Restoring a Chisel/Slick

Apparently, my last restore was somewhat lame, so I’ll step up my game a little bit and show you how I restored this slick.

I bought this blade on the Worlds Longest Yard Sale a couple of weeks ago. I saw it on the ground and thought it was just a big ass chisel. The guy selling it told me he got it from the Amish. I noticed it was made by the Ohio Tool Co, so I bought it figuring it wouldn’t be too hard to make a new handle for it. When I got home, I examined it next to my other chisels when I realized that I probably had actually bought the blade for a slick.  It was 2 1/2″ wide x 6″ long and much thicker than any of my 2″ firmer chisels. The top of it was mushroomed and the blade was blunt like someone used it as a cold chisel, but I was confident that I could bring it back from the dead.

20180805_152301-1.jpg

I started cleaning the slick the same way I start all my restores, by soaking it in a citric acid bath for a few hours, then cleaning up the metal with a brass wheel on a buffing machine.

20180814_173357.jpg

The pieces of the handle still remained inside the socket of the slick, so I had to drill it out in order for the new handle to fit.

20180814_173748.jpg

In order to get rid of the mushroomed socket, there was no way I was about to heat up the end of the slick and reform the socket, so I decided just to grind the mushrooming away on my bench grinder. I figured I lost about a 1/4″ to 3/8″ of the total length of the socket grinding away the mushrooming.

20180814_175348.jpg

I grabbed a piece of 1 1/2′ maple and turned a handle that was about 16″ long. I looked in an antique tool catalog for a picture of a slick’s handle that I could use as a pattern. It was a very simple design with a knob on the end and a slight curve in the middle. This photo is the wood before I turned it to shape.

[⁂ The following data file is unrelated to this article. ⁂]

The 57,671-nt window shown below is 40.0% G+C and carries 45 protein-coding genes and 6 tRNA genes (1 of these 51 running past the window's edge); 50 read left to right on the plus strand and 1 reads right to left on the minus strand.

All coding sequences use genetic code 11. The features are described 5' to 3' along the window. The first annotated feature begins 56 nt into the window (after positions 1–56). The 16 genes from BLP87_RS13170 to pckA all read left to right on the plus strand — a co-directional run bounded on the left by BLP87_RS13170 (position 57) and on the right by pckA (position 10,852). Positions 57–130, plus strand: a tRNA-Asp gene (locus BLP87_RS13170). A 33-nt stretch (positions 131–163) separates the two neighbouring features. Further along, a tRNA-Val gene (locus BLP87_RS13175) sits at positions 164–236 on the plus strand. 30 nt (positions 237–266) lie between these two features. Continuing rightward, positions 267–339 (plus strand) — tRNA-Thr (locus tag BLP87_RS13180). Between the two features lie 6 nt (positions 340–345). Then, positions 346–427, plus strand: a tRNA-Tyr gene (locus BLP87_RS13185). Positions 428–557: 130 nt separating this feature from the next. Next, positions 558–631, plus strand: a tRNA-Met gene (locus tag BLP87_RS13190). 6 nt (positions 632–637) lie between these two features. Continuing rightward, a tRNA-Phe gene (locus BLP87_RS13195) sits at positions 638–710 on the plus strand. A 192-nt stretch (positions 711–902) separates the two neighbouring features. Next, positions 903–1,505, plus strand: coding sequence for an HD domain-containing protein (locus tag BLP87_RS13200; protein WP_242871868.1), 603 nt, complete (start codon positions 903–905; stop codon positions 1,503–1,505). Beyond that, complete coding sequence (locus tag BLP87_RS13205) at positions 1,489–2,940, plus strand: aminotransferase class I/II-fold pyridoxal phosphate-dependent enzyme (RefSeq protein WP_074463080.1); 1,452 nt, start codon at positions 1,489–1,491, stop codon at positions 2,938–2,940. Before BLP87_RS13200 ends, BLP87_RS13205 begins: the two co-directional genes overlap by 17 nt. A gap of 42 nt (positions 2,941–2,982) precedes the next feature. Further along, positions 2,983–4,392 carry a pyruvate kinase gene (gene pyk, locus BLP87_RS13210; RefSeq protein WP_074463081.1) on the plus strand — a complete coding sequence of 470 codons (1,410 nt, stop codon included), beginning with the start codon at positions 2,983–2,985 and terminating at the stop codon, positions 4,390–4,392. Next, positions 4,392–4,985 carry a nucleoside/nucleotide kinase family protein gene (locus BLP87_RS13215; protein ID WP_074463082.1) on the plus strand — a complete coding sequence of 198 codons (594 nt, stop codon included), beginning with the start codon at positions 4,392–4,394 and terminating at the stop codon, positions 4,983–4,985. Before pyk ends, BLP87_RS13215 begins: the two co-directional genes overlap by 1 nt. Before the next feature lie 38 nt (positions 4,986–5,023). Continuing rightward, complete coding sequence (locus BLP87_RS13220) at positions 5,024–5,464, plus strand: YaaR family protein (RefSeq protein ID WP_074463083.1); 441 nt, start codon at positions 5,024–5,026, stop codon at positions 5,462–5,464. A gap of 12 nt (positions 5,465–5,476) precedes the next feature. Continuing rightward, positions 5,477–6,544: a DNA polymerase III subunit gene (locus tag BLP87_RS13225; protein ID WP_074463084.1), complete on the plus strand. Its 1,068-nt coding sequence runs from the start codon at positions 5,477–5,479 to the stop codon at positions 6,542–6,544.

20180814_181112.jpg

 

The trickiest part about making a new handle for a chisel or slick is to measure the angle and thickness of the taper to properly fit in the socket. I took a 1/2″ thick dowel and placed it down the center of the socket and marked the top with a pencil. This gave me the length of the taper.

20180814_183209.jpg

Setting my calipers to  1/2″ to turned the bottom of the handle until the calipers slipped by.

20180814_183640.jpg

Next, I measured the diameter of the hole at the top of the socket and set my calipers to that measurement, then shaved down the wood until the calipers slid pass. This gave me the length and the proper shape of the inside of the socket.

20180817_204138.jpg

20180814_183826.jpg

After I cut the handle from the lathe, I sanded the end of the knob and hit the handle down into the socket with a wooden mallet. This is the trickiest part of the operation as you really don’t get a second shot. Once the wood seats inside the socket, it’s not coming out. The socket was slightly oval inside from all the whacking by the Amish guy, so the handle was tough to fit all the way down, but it still solidly seated in there.

20180814_185124.jpg

Next, I focused on the blade and sharpened it on my grinder and honed the edge with my water stones. I used 1000, 6000, and 12000 grit water stones respectfully.

20180814_185934.jpg